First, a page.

Jetlag is getting best of me, dulling mind and tiring body. There is not much to do but be with diminished capacities, and appreciating what I know to be transient nature of discomfort. I tend to take the mind's ability to think clearly, so much for granted. Today, as I lay in hotel bed, wanting to sleep, but unable to, trying to read some more of Ayya Khema, and having to give up, setting out to meditate, only to find uncooperating mind, I realize what is most dear to me. Mind.
And I think of my mother, whose mind has been playing tricks on her, for five years now. And I can only surmise what it must be like to have one's mind not to be counted on, any longer. Jetlag is providing me with gift of deepened empathy for her invisible pain. I realize the importance of not setting her up for failure when I talk with her. Not asking questions she does not have answers for. Instead asking the simple ones that make her feel in control still. Or complimenting her on what makes her proud, like her good physical health, and her youthful looks.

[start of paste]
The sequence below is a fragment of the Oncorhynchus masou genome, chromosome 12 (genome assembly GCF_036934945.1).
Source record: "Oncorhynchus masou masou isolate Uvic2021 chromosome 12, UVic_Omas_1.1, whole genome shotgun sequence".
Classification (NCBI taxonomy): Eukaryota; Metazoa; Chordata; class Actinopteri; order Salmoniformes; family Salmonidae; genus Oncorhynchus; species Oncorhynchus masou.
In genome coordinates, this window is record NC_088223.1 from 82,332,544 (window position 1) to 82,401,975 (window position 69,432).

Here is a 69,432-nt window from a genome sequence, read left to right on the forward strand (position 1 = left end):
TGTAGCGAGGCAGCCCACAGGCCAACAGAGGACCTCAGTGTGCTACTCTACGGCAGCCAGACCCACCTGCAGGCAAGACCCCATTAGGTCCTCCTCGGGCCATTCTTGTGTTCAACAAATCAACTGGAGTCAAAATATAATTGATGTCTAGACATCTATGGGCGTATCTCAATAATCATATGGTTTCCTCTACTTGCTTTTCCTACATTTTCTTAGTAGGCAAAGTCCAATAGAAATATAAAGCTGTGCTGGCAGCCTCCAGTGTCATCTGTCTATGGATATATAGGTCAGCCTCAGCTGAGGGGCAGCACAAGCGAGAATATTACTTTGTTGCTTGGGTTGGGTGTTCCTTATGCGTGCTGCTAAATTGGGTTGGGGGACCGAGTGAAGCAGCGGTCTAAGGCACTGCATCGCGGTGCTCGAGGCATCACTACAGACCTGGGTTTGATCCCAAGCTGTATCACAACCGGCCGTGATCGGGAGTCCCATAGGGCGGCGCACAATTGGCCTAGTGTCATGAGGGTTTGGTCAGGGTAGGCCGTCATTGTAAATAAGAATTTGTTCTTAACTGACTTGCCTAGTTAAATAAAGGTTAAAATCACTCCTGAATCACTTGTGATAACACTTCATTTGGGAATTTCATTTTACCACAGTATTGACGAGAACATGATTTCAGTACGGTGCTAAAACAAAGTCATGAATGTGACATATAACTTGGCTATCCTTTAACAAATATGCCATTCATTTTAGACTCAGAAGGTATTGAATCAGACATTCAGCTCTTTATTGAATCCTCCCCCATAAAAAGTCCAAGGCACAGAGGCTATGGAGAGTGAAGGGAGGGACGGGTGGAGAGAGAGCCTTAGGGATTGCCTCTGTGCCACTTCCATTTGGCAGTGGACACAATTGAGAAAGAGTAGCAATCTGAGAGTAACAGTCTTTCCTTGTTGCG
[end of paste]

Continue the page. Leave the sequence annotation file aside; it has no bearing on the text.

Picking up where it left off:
I dedicate this post to the millions of people in the world who, like my mother, are suffering from diseases of the mind. May they find peace, and relative happiness in the midst of their suffering.